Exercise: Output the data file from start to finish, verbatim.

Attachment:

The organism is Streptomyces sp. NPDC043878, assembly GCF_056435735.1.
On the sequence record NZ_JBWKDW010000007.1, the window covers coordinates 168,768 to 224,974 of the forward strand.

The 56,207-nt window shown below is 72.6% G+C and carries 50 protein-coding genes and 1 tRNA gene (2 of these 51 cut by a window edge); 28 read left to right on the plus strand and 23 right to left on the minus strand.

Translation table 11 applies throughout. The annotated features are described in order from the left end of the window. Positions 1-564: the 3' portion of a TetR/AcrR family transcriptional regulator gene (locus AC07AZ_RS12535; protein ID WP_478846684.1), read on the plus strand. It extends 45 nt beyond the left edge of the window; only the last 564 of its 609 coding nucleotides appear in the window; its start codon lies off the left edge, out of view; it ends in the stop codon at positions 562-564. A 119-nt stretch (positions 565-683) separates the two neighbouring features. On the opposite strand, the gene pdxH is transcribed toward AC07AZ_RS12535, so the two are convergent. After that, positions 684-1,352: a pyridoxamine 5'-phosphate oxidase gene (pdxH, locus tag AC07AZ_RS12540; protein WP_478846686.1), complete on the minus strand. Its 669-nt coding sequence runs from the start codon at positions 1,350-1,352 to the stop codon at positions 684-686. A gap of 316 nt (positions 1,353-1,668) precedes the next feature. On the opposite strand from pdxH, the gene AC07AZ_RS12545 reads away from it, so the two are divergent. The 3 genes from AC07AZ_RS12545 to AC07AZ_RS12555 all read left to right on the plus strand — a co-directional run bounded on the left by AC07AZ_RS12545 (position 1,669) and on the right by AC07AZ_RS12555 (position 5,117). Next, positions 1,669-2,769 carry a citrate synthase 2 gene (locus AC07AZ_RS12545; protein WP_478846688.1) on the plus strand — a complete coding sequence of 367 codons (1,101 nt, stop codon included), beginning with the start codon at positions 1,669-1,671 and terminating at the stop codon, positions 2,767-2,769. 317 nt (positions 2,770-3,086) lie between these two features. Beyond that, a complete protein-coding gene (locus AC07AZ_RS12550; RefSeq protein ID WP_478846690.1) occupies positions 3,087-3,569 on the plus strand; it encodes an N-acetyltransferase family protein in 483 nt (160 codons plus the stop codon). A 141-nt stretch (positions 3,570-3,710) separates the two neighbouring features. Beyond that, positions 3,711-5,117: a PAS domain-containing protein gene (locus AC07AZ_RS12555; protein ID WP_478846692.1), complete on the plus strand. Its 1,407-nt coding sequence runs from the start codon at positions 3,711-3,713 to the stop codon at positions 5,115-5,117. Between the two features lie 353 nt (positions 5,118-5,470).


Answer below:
The organism is Streptomyces sp. NPDC043878, assembly GCF_056435735.1.
On the sequence record NZ_JBWKDW010000007.1, the window covers coordinates 168,768 to 224,974 of the forward strand.

The 56,207-nt window shown below is 72.6% G+C and carries 50 protein-coding genes and 1 tRNA gene (2 of these 51 cut by a window edge); 28 read left to right on the plus strand and 23 right to left on the minus strand.

Translation table 11 applies throughout. The annotated features are described in order from the left end of the window. Positions 1-564: the 3' portion of a TetR/AcrR family transcriptional regulator gene (locus AC07AZ_RS12535; protein ID WP_478846684.1), read on the plus strand. It extends 45 nt beyond the left edge of the window; only the last 564 of its 609 coding nucleotides appear in the window; its start codon lies off the left edge, out of view; it ends in the stop codon at positions 562-564. A 119-nt stretch (positions 565-683) separates the two neighbouring features. On the opposite strand, the gene pdxH is transcribed toward AC07AZ_RS12535, so the two are convergent. After that, positions 684-1,352: a pyridoxamine 5'-phosphate oxidase gene (pdxH, locus tag AC07AZ_RS12540; protein WP_478846686.1), complete on the minus strand. Its 669-nt coding sequence runs from the start codon at positions 1,350-1,352 to the stop codon at positions 684-686. A gap of 316 nt (positions 1,353-1,668) precedes the next feature. On the opposite strand from pdxH, the gene AC07AZ_RS12545 reads away from it, so the two are divergent. The 3 genes from AC07AZ_RS12545 to AC07AZ_RS12555 all read left to right on the plus strand — a co-directional run bounded on the left by AC07AZ_RS12545 (position 1,669) and on the right by AC07AZ_RS12555 (position 5,117). Next, positions 1,669-2,769 carry a citrate synthase 2 gene (locus AC07AZ_RS12545; protein WP_478846688.1) on the plus strand — a complete coding sequence of 367 codons (1,101 nt, stop codon included), beginning with the start codon at positions 1,669-1,671 and terminating at the stop codon, positions 2,767-2,769. 317 nt (positions 2,770-3,086) lie between these two features. Beyond that, a complete protein-coding gene (locus AC07AZ_RS12550; RefSeq protein ID WP_478846690.1) occupies positions 3,087-3,569 on the plus strand; it encodes an N-acetyltransferase family protein in 483 nt (160 codons plus the stop codon). A 141-nt stretch (positions 3,570-3,710) separates the two neighbouring features. Beyond that, positions 3,711-5,117: a PAS domain-containing protein gene (locus AC07AZ_RS12555; protein ID WP_478846692.1), complete on the plus strand. Its 1,407-nt coding sequence runs from the start codon at positions 3,711-3,713 to the stop codon at positions 5,115-5,117. Between the two features lie 353 nt (positions 5,118-5,470).